OECD report warns of catastrophic environmental changes to come

The Organisation for Economic Co-operation and Development has issued a dire warning to world leaders saying that they must take action to protect the environment or risk potentially catastrophic changes. The Link’s Lynn Desjardins has the story.
Urgent warning

World leaders must act now to prevent irreversible damage to the environment and potentially catastrophic changes. That’s the conclusion of a report by the Organisation for Economic Co-operation and Development.

Projecting trends over the next four decades, the study forecasts that by 2050 world energy demand will be 80% higher and still mostly reliant on fossil fuels. This could lead to a 50% increase in greenhouse gas emissions and air pollution.

Air pollution would become the leading environmental cause of death, doubling current trends and killing 3.6 million people annually.

Biodiversity would decline by 10% over what has already been lost. As it now stands about one-third of biodiversity in rivers and lakes has disappeared.

Mature forests are expected to decline by 13%.

World water demand would increase by 55%.

Over 40% of the world population would be living in river basins under severe water stress.

“These projections highlight the urgent need for new thinking,” notes the report. “Failing that, the erosion of our environmental capital will increase the risk of irreversible changes that could jeopardise two centuries of rising living standards.”

Projections indicate that the world population will increase by more than 2 billion people by 2050, which will create a demand for more water, energy and other resources. World leaders are urged to find ways to alleviate the strain on the environment.

Recommended solutions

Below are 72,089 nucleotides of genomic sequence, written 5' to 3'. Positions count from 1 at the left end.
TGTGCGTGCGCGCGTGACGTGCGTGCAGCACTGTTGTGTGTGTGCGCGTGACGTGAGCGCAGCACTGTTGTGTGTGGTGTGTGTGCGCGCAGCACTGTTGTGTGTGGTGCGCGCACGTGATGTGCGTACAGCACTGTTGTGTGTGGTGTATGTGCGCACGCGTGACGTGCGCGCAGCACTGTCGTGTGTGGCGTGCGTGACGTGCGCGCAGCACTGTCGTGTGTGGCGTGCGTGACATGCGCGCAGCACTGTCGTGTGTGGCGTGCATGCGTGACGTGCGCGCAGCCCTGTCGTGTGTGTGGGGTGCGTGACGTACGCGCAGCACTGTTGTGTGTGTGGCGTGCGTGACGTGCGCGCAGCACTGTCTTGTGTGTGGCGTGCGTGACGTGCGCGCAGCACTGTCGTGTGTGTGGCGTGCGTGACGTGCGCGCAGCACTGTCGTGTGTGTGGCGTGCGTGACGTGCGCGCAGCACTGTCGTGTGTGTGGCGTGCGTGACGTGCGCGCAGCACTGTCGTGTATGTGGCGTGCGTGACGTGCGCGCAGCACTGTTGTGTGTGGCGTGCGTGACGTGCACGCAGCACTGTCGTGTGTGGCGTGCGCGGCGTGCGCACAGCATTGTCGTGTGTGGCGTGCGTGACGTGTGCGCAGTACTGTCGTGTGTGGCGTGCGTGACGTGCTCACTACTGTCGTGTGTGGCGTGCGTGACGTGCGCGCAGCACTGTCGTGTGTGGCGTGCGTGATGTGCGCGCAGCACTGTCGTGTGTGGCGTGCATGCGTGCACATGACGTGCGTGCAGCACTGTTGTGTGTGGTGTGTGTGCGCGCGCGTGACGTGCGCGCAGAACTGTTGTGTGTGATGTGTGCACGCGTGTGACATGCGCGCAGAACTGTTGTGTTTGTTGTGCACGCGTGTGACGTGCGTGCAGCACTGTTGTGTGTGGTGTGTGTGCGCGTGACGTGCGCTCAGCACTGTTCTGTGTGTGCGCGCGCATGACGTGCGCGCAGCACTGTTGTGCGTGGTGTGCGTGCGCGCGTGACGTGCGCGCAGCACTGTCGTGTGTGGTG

The report suggests several solutions: make pollution more expensive than greener alternatives by adopting environmental taxes and emissions trading schemes; valuing and pricing natural assets and ecosystem services like clean air, water and biodiversity; removing harmful subsidies to fossil fuels or wasteful irrigation; encouraging green innovation and providing public support for basic research and development.

Effect of report

The warning will be delivered to world leaders at the Rio+20 United Nations Conference on Sustainable Development in June.

But what effect is it likely to have? Not much according to Professor Douglas Macdonald of the Centre for the Environment at the University of Toronto. Part of the problem, he thinks, is that 2050 seems far away. Corporate executives are looking at the bottom line three months from now and politicians, at the next election 3 or 4 years away. He says they are unlikely to take steps that will cost money in the short term to tackle a long-term problem.

There are two other major obstacles in his view.

“The first is the absolute primacy that we give now throughout the world to economic growth over all other social goals, our conviction that we can find human happiness through economic growth,” says Prof. Macdonald.

He suggests that as long as people have this belief it is difficult to imagine them doing more to protect the environment. “The second problem is the fundamentally anthropocentric nature of all human societies that will place human interests over the interests of all other species.”

Website: OECD Report Environment: Act now or face costly consequences,3746,en_21571361_44315115_49897570_1_1_1_1,00.html

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